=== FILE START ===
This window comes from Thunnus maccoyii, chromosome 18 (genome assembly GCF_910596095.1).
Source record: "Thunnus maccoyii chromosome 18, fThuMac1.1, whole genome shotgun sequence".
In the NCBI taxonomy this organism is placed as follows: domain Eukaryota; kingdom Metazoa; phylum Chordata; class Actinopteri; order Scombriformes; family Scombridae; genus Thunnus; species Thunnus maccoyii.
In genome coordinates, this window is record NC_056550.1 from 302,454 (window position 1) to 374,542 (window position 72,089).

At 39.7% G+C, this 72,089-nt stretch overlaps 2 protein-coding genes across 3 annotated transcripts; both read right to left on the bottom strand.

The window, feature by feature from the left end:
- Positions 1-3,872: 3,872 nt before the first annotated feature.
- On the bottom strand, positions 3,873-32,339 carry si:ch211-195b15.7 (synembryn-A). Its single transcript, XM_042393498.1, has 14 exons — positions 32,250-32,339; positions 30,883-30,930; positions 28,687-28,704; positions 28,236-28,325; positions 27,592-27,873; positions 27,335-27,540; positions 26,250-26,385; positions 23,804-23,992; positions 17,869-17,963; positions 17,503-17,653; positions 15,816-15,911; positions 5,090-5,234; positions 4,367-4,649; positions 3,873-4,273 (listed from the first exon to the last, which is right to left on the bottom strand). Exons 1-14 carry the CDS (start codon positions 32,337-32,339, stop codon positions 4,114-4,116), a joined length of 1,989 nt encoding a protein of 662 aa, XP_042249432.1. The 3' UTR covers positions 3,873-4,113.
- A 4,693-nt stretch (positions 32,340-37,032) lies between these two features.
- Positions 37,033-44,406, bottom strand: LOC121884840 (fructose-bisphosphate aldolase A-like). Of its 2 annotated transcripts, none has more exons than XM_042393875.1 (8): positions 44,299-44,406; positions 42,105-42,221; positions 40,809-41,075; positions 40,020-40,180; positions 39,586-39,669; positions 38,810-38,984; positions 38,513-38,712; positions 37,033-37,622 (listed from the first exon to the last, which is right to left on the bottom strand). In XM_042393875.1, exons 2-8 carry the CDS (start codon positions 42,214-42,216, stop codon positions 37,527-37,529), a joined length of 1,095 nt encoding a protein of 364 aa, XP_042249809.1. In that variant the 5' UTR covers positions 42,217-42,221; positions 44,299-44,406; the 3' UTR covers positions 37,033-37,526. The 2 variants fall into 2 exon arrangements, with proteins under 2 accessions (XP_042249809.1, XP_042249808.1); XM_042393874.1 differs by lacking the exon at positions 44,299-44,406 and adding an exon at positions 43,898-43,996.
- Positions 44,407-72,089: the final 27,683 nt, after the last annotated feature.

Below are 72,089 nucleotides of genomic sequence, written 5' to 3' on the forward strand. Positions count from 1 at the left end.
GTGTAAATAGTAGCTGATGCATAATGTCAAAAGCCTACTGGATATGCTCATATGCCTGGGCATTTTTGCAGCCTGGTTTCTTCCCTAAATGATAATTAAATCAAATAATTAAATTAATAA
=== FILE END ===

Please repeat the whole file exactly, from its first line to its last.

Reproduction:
This window comes from Thunnus maccoyii, chromosome 18 (genome assembly GCF_910596095.1).
Source record: "Thunnus maccoyii chromosome 18, fThuMac1.1, whole genome shotgun sequence".
In the NCBI taxonomy this organism is placed as follows: domain Eukaryota; kingdom Metazoa; phylum Chordata; class Actinopteri; order Scombriformes; family Scombridae; genus Thunnus; species Thunnus maccoyii.
In genome coordinates, this window is record NC_056550.1 from 302,454 (window position 1) to 374,542 (window position 72,089).

At 39.7% G+C, this 72,089-nt stretch overlaps 2 protein-coding genes across 3 annotated transcripts; both read right to left on the bottom strand.

The window, feature by feature from the left end:
- Positions 1-3,872: 3,872 nt before the first annotated feature.
- On the bottom strand, positions 3,873-32,339 carry si:ch211-195b15.7 (synembryn-A). Its single transcript, XM_042393498.1, has 14 exons — positions 32,250-32,339; positions 30,883-30,930; positions 28,687-28,704; positions 28,236-28,325; positions 27,592-27,873; positions 27,335-27,540; positions 26,250-26,385; positions 23,804-23,992; positions 17,869-17,963; positions 17,503-17,653; positions 15,816-15,911; positions 5,090-5,234; positions 4,367-4,649; positions 3,873-4,273 (listed from the first exon to the last, which is right to left on the bottom strand). Exons 1-14 carry the CDS (start codon positions 32,337-32,339, stop codon positions 4,114-4,116), a joined length of 1,989 nt encoding a protein of 662 aa, XP_042249432.1. The 3' UTR covers positions 3,873-4,113.
- A 4,693-nt stretch (positions 32,340-37,032) lies between these two features.
- Positions 37,033-44,406, bottom strand: LOC121884840 (fructose-bisphosphate aldolase A-like). Of its 2 annotated transcripts, none has more exons than XM_042393875.1 (8): positions 44,299-44,406; positions 42,105-42,221; positions 40,809-41,075; positions 40,020-40,180; positions 39,586-39,669; positions 38,810-38,984; positions 38,513-38,712; positions 37,033-37,622 (listed from the first exon to the last, which is right to left on the bottom strand). In XM_042393875.1, exons 2-8 carry the CDS (start codon positions 42,214-42,216, stop codon positions 37,527-37,529), a joined length of 1,095 nt encoding a protein of 364 aa, XP_042249809.1. In that variant the 5' UTR covers positions 42,217-42,221; positions 44,299-44,406; the 3' UTR covers positions 37,033-37,526. The 2 variants fall into 2 exon arrangements, with proteins under 2 accessions (XP_042249809.1, XP_042249808.1); XM_042393874.1 differs by lacking the exon at positions 44,299-44,406 and adding an exon at positions 43,898-43,996.
- Positions 44,407-72,089: the final 27,683 nt, after the last annotated feature.

Below are 72,089 nucleotides of genomic sequence, written 5' to 3' on the forward strand. Positions count from 1 at the left end.
GTGTAAATAGTAGCTGATGCATAATGTCAAAAGCCTACTGGATATGCTCATATGCCTGGGCATTTTTGCAGCCTGGTTTCTTCCCTAAATGATAATTAAATCAAATAATTAAATTAATAA